One thing that I know I’ve never written down, and I don’t think I’ve verbalized it either, is that when Amber started at The FADER I was skeptical. I wanted her to work there, but, like any seasoned employee, I felt like I needed to be skeptical until it felt ridiculous to be skeptical. I guess it’s a territory thing? I imagined getting over it after a couple months, but it barely lasted a week. Here is a list of things that Amber Bravo did that made me not skeptical of her:
* Went to a Jamie xx DJ set at Le Poisson Rouge on a weeknight right when she first started at the magazine and proceeded to dance for the entire duration.
* Revealed that she had a tattoo on her foot that she kind of regretted, and then laughed at every joke about it.
* Told a story about how, because of a misunderstanding, she once almost got arrested because a cop thought she was breaking into her own car.
The tattoo and the car story got me on this whole kick that Amber, the sweetest, kindest person I’d met in years, maybe used to be bad. Sometimes I’d call her Bad Amber. I invented a whole fake history involving bar fights and living on the other side of the tracks. I vaguely remember that at one point I concocted a story about a fight outside of a Claire’s in a mall. Working late does things to you. The point is: none of that is true. I was skeptical of Amber for those brief few days because she was new. She is a great writer and an immensely talented editor. We spent a lot of time together in the smallest possible space and it didn’t once get annoying. I never had to retreat into my headphones, I was never bummed to see her, and her suggestions for my writing were essential. Those things will be missed.
The weirdest thing about working with someone is that you spend time with them constantly. Often these people become your friends. They’re sort of your best friends. You see them every day. If you’re sad, they have to be around you. If you’re sick, they’ll probably be there whether they want to be or not. You’re stuck together. Now that I’ve left The FADER and Amber is leaving The FADER, I started thinking that we’ll have to make time to be better social friends. To go to bars or dinners or concerts or get in brawls outside mall chain stores. I’m sad that Amber won’t be editing my writing anymore, but I feel like our professional paths will cross again. Mostly, I’m just excited to be friends with her for real. I’ll bet we could listen to a lot of Jamie xx mixes. —SAM HOCKLEY-SMITH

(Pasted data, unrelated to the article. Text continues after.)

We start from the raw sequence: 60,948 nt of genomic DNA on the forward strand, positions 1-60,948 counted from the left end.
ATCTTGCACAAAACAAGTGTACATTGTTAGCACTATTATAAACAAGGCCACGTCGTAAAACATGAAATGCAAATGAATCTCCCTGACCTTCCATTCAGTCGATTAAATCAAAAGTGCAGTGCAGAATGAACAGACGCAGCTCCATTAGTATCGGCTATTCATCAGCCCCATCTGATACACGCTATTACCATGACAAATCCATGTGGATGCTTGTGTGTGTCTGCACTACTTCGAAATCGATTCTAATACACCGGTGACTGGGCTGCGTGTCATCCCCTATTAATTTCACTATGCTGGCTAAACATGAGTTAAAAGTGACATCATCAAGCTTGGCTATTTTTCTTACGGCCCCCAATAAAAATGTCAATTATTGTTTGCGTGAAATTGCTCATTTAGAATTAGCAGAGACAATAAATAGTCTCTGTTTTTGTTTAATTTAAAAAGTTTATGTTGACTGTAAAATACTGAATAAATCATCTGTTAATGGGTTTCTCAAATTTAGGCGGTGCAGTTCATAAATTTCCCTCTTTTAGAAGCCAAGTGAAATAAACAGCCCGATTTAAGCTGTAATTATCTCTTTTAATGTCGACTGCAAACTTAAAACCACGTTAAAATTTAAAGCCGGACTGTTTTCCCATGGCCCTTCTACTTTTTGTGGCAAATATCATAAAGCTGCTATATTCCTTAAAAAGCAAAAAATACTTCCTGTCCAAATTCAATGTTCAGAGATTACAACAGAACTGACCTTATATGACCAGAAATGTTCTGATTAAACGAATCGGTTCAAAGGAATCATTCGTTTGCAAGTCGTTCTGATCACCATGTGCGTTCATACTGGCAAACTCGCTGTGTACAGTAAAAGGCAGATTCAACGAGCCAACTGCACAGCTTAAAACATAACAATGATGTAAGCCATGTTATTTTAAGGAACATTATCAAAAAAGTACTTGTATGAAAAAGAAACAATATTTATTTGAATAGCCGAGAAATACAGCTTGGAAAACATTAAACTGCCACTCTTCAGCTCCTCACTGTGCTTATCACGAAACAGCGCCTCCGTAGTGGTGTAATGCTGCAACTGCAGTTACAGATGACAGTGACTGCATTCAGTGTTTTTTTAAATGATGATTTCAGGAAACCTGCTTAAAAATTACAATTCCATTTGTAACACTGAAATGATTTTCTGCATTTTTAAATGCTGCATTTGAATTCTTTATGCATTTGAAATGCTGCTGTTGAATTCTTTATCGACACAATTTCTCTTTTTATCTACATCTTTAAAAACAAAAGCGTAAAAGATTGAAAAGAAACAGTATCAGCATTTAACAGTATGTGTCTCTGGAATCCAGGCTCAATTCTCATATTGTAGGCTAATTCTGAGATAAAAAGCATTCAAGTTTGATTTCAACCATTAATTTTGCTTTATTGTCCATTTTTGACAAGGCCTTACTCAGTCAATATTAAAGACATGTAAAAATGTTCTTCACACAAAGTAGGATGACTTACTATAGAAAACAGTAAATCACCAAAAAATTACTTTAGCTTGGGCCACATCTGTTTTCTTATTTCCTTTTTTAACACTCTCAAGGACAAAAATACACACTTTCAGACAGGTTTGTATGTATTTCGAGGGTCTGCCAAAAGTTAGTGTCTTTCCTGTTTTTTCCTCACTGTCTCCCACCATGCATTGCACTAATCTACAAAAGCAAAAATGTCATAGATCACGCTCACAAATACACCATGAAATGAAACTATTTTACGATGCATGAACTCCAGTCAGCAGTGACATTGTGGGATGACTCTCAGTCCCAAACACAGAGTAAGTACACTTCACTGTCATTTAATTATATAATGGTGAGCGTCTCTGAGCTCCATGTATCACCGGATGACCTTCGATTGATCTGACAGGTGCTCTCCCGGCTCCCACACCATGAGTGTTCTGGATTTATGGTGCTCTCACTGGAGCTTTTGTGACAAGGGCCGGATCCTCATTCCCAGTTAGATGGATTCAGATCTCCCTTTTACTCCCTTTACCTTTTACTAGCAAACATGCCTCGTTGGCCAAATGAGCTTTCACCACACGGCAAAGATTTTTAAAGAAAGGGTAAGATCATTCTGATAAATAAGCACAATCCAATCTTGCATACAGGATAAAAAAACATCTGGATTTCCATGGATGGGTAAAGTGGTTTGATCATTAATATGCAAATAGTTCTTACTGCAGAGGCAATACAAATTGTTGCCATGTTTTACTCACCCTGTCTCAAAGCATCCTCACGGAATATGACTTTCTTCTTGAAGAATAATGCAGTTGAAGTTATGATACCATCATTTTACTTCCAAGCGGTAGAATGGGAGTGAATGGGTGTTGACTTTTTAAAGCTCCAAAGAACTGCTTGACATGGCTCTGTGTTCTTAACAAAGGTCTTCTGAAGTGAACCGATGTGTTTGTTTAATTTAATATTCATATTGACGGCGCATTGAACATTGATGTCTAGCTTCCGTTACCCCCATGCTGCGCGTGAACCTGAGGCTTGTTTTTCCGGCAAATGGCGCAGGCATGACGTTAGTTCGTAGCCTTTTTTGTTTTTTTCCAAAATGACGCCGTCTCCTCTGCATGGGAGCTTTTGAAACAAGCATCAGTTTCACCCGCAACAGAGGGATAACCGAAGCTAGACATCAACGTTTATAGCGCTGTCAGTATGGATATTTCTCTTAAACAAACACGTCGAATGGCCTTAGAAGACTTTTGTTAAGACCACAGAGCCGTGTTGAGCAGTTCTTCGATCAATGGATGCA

The truth is, I don’t talk to Amber about music much. You know why? Because I talk to her about a trillion other things that no one else I’ve ever met knows anything about. Do you know the history of chairs? No, probably not, and neither do I. But Amber does. She knows so many things about design and art and the world around us. It takes a special person who can look at a building and tell you when it was made and why it looks like it does, someone finely tuned to the world, who observes things freshly and who really looks around and thinks about the things they see, starry-eyed every time they leave their house. That is, partly, an unlearned talent, more a quality. And Amber has it—I can’t think of many qualities better.
I chose this Brian Eno song because it’s from his album Music For Airports and, like her, is all about meditating on those subjects of geographic space and architecture and the idea that something as simple as an airport can be filled with meaning and beauty if you think about it in a certain way. Eno was inspired to make this album by a humdrum visit to an airport, and the results are not the bland chaos you’d expect from such a visit, but rather pretty and patient and thoughtful—an attempt to elevate the conversation, imbue everything with a sense of intelligence. Amber thinks about things in that way, too. That makes her a good writer but it also makes her just an interesting person to talk to, someone who has something to say about so many things. To look at something average and see why it’s special is probably a goal we should all have, and Amber at least inspires me to try.